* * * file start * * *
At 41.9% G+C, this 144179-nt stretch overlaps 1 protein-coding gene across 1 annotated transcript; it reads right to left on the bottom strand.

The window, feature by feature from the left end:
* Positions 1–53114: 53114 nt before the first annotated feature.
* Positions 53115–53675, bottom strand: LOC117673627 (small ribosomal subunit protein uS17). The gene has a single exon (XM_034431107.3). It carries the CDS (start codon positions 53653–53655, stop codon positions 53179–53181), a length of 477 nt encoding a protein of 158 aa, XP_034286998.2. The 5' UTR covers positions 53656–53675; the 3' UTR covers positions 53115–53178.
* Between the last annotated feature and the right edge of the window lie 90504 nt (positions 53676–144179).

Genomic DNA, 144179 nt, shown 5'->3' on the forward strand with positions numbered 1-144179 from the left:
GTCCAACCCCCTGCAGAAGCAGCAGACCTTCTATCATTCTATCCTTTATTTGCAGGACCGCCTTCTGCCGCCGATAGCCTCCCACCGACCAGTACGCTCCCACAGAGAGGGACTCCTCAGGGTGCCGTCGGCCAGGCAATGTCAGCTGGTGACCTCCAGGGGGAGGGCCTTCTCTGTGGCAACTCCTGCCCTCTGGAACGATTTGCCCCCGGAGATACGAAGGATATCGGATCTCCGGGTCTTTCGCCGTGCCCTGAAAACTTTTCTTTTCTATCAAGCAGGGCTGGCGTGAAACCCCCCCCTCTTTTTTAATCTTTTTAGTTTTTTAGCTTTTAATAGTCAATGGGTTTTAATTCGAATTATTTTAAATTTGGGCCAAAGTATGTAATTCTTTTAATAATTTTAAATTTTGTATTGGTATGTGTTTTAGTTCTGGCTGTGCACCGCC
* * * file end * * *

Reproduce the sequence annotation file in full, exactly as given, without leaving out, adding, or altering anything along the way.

At 41.9% G+C, this 144179-nt stretch overlaps 1 protein-coding gene across 1 annotated transcript; it reads right to left on the bottom strand.

The window, feature by feature from the left end:
* Positions 1–53114: 53114 nt before the first annotated feature.
* Positions 53115–53675, bottom strand: LOC117673627 (small ribosomal subunit protein uS17). The gene has a single exon (XM_034431107.3). It carries the CDS (start codon positions 53653–53655, stop codon positions 53179–53181), a length of 477 nt encoding a protein of 158 aa, XP_034286998.2. The 5' UTR covers positions 53656–53675; the 3' UTR covers positions 53115–53178.
* Between the last annotated feature and the right edge of the window lie 90504 nt (positions 53676–144179).

Genomic DNA, 144179 nt, shown 5'->3' on the forward strand with positions numbered 1-144179 from the left:
GTCCAACCCCCTGCAGAAGCAGCAGACCTTCTATCATTCTATCCTTTATTTGCAGGACCGCCTTCTGCCGCCGATAGCCTCCCACCGACCAGTACGCTCCCACAGAGAGGGACTCCTCAGGGTGCCGTCGGCCAGGCAATGTCAGCTGGTGACCTCCAGGGGGAGGGCCTTCTCTGTGGCAACTCCTGCCCTCTGGAACGATTTGCCCCCGGAGATACGAAGGATATCGGATCTCCGGGTCTTTCGCCGTGCCCTGAAAACTTTTCTTTTCTATCAAGCAGGGCTGGCGTGAAACCCCCCCCTCTTTTTTAATCTTTTTAGTTTTTTAGCTTTTAATAGTCAATGGGTTTTAATTCGAATTATTTTAAATTTGGGCCAAAGTATGTAATTCTTTTAATAATTTTAAATTTTGTATTGGTATGTGTTTTAGTTCTGGCTGTGCACCGCC